Pelosi’s office working to kill progressive change to drug pricing bill
House Democratic leaders are telling rank-and-file lawmakers they have concerns with the wording of the amendment, including the use of “feasibility.”
The top Democrats are concerned the language is too weak and would effectively allow federal officials to unilaterally decide that capping price hikes in the private sector is impossible. Labor union representatives are also questioning whether the provision as written would extend to self-insured plans.
Progressives are open to strengthening the language when the bill reaches the Rules Committee, before a floor vote, but Democratic leaders so far have demurred, one person familiar with the discussions said.
The effort is the latest in a series of attempts by leadership to quell progressive attempts to modify Pelosi’s signature drug pricing effort. Earlier this week Democratic leaders urged Ways and Means Committee members to reject Rep. Lloyd Doggett’s amendments that he hoped would push the bill further left. Three separate committees that have jurisdiction over health care issues marked up the legislation.
Pelosi’s office did not immediately respond to request for comment. But other top Democrats have emphasized this week that the party needs to find common ground so the legislation can get enough votes to clear the House. Some raised concerns that moderates, particularly vulnerable freshman Democrats who won swing districts in 2018, could break ranks if the bill’s pricing reforms move too far left. The GOP-controlled Senate is not expected to take up the legislation, whether or not the Jayapal amendment remains.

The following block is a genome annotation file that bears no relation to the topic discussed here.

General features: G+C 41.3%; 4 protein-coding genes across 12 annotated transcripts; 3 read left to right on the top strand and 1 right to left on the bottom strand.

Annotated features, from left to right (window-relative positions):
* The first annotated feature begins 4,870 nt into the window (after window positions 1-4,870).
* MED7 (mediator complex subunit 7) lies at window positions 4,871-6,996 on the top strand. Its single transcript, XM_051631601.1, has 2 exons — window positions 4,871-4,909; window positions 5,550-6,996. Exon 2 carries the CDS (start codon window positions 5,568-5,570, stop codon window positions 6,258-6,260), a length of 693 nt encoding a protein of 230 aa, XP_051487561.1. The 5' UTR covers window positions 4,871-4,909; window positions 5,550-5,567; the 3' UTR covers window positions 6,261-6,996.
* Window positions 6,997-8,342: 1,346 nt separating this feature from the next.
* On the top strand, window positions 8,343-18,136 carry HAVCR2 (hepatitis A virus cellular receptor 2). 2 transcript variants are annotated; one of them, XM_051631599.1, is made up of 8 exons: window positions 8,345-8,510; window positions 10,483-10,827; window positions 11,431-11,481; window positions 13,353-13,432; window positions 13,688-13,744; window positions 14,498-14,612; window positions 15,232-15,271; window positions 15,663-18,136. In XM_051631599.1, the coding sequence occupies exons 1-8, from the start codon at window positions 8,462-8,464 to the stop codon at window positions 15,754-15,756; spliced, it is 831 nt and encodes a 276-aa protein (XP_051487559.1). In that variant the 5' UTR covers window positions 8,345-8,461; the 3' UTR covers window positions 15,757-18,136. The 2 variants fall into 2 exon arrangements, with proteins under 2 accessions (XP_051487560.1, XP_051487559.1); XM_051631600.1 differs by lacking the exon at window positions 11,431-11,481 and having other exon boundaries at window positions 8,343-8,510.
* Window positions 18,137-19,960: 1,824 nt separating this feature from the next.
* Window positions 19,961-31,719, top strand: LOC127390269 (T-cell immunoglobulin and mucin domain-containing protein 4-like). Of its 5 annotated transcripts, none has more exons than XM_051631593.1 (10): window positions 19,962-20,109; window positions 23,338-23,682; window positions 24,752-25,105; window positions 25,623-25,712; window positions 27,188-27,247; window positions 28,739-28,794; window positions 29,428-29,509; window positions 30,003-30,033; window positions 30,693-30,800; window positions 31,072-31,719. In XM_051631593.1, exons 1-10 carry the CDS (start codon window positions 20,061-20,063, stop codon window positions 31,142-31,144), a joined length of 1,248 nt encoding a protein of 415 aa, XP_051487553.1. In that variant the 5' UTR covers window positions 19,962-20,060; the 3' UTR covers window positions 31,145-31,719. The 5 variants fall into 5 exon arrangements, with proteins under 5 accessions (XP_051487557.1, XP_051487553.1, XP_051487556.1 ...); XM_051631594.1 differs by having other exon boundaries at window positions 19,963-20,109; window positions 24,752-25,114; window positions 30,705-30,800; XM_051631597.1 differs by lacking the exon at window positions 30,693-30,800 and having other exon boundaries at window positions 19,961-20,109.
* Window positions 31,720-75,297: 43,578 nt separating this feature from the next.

“It’s hard enough to get 218 of us on the same page, on the same day, on a complicated issue,” said Rep. Dan Kildee, a member of the House Democrats’ whip team, on Wednesday. “Anything that makes that less certain means we’re more interested in the value of our own ideas than the people that we profess to care so much about.”
House progressives had initially portrayed Jayapal’s amendment as a major step in making the bill more aggressive, signaling that it would shore up their support for the final legislation. Jayapal said it would refund portions of price hikes above inflation to 141 million people with employer-based plans.
Outside groups pushing for drug pricing reform were concerned about the leadership attempts to remove the amendment.
“I understand a desire to improve the text of the amendment to make it workable,” said Shawn Gremminger, senior director at Families USA. “But I’d be very concerned about trying to undo an amendment that passed the committee of jurisdiction with every Democrat, including the chairman, supporting.”